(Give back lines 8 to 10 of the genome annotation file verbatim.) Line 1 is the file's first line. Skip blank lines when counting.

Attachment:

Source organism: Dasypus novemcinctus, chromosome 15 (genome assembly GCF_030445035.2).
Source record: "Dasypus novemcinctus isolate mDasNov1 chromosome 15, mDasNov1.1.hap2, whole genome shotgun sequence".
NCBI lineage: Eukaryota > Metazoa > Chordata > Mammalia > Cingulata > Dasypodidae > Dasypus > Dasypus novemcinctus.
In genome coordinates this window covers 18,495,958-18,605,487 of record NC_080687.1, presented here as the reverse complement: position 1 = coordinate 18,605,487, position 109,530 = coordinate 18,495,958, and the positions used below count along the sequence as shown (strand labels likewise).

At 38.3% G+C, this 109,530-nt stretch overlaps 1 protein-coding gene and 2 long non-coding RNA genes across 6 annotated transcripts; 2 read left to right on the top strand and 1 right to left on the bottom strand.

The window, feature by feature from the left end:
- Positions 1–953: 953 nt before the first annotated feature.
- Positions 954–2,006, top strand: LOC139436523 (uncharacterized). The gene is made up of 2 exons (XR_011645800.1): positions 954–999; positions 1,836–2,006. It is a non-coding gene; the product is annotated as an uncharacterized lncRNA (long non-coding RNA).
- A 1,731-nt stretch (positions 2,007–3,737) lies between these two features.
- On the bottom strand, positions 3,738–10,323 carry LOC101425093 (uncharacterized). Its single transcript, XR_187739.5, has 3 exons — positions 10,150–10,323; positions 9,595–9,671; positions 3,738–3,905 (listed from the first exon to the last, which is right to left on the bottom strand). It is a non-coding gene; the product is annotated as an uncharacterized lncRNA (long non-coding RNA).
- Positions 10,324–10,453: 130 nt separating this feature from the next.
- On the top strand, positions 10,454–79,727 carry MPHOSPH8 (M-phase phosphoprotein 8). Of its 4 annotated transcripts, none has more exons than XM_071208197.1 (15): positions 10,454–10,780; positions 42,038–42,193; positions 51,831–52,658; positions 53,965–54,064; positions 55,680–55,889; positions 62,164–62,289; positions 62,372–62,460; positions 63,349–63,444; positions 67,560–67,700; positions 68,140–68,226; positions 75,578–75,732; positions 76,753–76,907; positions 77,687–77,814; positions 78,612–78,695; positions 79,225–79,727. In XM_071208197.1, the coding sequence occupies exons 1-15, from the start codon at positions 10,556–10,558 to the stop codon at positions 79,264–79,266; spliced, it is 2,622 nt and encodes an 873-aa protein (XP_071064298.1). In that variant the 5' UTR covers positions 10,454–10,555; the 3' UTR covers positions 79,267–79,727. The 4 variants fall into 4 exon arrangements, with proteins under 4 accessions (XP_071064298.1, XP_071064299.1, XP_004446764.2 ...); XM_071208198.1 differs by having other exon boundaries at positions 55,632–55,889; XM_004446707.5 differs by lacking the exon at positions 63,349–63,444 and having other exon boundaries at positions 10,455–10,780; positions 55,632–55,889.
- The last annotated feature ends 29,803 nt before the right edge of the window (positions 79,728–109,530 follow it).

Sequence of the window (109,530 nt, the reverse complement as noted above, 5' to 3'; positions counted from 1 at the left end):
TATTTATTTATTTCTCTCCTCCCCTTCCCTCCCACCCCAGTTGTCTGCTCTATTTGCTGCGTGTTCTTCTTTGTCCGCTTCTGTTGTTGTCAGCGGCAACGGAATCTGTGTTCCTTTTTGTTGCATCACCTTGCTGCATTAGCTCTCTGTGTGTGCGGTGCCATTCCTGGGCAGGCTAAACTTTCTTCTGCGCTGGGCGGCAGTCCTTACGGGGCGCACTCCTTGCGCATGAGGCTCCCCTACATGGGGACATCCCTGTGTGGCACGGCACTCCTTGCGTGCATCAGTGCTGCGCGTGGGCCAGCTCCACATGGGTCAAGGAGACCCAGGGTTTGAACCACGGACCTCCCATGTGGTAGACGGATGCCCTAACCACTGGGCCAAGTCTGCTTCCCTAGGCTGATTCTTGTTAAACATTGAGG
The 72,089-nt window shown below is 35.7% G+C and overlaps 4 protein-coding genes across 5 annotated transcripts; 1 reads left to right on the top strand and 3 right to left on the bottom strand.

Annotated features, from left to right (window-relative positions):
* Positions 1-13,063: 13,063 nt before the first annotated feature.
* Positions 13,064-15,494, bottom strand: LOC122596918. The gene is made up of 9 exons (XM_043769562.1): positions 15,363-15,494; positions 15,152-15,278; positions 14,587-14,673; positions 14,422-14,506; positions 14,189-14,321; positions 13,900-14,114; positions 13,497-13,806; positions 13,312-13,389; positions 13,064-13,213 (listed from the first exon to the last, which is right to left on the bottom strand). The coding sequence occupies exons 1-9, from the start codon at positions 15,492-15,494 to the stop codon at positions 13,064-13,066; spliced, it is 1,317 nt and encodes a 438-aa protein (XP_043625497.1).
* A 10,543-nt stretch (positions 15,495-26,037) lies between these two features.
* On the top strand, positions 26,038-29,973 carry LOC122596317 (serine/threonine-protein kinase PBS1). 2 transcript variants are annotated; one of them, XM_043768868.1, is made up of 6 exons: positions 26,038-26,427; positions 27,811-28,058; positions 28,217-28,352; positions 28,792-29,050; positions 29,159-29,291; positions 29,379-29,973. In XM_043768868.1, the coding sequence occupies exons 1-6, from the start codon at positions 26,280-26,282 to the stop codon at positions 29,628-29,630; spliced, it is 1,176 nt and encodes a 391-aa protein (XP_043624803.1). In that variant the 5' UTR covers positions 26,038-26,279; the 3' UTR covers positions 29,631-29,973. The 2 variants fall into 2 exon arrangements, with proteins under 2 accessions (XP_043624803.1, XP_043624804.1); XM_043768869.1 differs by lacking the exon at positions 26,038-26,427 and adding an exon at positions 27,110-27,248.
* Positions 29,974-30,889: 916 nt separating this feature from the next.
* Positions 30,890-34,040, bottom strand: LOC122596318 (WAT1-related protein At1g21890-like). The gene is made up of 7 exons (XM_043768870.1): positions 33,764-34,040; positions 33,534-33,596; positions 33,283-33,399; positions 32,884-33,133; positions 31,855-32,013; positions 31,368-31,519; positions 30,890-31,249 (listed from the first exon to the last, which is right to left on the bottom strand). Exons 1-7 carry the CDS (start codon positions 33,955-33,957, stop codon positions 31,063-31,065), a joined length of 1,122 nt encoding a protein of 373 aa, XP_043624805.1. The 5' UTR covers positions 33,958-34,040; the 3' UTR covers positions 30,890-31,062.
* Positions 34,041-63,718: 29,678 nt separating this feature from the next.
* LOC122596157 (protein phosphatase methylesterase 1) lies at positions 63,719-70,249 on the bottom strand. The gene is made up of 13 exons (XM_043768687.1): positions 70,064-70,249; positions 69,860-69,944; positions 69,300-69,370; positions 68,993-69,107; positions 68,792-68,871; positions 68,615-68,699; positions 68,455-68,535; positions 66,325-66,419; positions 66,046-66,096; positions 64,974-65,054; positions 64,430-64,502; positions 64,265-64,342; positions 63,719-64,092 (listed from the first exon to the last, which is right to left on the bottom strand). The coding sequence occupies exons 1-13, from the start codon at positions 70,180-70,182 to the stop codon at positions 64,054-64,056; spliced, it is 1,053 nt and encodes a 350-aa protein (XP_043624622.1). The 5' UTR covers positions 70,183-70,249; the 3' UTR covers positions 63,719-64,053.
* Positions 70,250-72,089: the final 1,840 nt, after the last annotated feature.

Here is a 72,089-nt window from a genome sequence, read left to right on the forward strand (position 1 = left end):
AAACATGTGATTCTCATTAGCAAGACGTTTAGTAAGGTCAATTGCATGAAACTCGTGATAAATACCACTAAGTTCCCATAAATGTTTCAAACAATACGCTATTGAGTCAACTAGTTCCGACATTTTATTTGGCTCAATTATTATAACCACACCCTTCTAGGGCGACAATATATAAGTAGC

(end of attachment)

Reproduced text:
- Positions 954–2,006, top strand: LOC139436523 (uncharacterized). The gene is made up of 2 exons (XR_011645800.1): positions 954–999; positions 1,836–2,006. It is a non-coding gene; the product is annotated as an uncharacterized lncRNA (long non-coding RNA).
- A 1,731-nt stretch (positions 2,007–3,737) lies between these two features.
- On the bottom strand, positions 3,738–10,323 carry LOC101425093 (uncharacterized). Its single transcript, XR_187739.5, has 3 exons — positions 10,150–10,323; positions 9,595–9,671; positions 3,738–3,905 (listed from the first exon to the last, which is right to left on the bottom strand). It is a non-coding gene; the product is annotated as an uncharacterized lncRNA (long non-coding RNA).